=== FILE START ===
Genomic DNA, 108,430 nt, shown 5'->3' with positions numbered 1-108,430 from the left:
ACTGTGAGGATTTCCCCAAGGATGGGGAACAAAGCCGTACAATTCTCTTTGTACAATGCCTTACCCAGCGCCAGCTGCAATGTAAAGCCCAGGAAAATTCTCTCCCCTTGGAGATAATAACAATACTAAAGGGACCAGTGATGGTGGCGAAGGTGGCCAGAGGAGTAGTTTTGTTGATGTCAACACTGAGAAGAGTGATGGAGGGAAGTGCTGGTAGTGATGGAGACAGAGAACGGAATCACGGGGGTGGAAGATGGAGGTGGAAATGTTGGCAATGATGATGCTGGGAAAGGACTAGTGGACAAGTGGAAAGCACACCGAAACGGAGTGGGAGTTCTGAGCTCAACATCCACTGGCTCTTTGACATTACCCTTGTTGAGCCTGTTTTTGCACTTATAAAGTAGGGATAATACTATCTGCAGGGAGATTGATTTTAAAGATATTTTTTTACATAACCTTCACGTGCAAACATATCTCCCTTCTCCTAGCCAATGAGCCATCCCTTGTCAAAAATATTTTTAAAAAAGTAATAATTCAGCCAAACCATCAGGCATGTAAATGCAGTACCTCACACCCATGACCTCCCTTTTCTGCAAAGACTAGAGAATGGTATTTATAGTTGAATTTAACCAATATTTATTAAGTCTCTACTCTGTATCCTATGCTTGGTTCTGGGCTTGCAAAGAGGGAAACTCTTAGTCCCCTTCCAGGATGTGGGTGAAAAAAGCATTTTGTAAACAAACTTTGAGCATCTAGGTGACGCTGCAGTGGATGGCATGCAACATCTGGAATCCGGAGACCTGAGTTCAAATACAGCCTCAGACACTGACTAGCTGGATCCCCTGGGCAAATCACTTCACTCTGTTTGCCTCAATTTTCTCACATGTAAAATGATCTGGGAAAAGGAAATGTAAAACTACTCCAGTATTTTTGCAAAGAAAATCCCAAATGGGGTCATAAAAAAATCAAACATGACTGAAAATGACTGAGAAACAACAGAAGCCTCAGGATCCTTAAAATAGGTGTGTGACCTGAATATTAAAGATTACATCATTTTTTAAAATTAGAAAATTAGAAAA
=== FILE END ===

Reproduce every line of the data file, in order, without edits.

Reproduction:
Genomic DNA, 108,430 nt, shown 5'->3' with positions numbered 1-108,430 from the left:
ACTGTGAGGATTTCCCCAAGGATGGGGAACAAAGCCGTACAATTCTCTTTGTACAATGCCTTACCCAGCGCCAGCTGCAATGTAAAGCCCAGGAAAATTCTCTCCCCTTGGAGATAATAACAATACTAAAGGGACCAGTGATGGTGGCGAAGGTGGCCAGAGGAGTAGTTTTGTTGATGTCAACACTGAGAAGAGTGATGGAGGGAAGTGCTGGTAGTGATGGAGACAGAGAACGGAATCACGGGGGTGGAAGATGGAGGTGGAAATGTTGGCAATGATGATGCTGGGAAAGGACTAGTGGACAAGTGGAAAGCACACCGAAACGGAGTGGGAGTTCTGAGCTCAACATCCACTGGCTCTTTGACATTACCCTTGTTGAGCCTGTTTTTGCACTTATAAAGTAGGGATAATACTATCTGCAGGGAGATTGATTTTAAAGATATTTTTTTACATAACCTTCACGTGCAAACATATCTCCCTTCTCCTAGCCAATGAGCCATCCCTTGTCAAAAATATTTTTAAAAAAGTAATAATTCAGCCAAACCATCAGGCATGTAAATGCAGTACCTCACACCCATGACCTCCCTTTTCTGCAAAGACTAGAGAATGGTATTTATAGTTGAATTTAACCAATATTTATTAAGTCTCTACTCTGTATCCTATGCTTGGTTCTGGGCTTGCAAAGAGGGAAACTCTTAGTCCCCTTCCAGGATGTGGGTGAAAAAAGCATTTTGTAAACAAACTTTGAGCATCTAGGTGACGCTGCAGTGGATGGCATGCAACATCTGGAATCCGGAGACCTGAGTTCAAATACAGCCTCAGACACTGACTAGCTGGATCCCCTGGGCAAATCACTTCACTCTGTTTGCCTCAATTTTCTCACATGTAAAATGATCTGGGAAAAGGAAATGTAAAACTACTCCAGTATTTTTGCAAAGAAAATCCCAAATGGGGTCATAAAAAAATCAAACATGACTGAAAATGACTGAGAAACAACAGAAGCCTCAGGATCCTTAAAATAGGTGTGTGACCTGAATATTAAAGATTACATCATTTTTTAAAATTAGAAAATTAGAAAA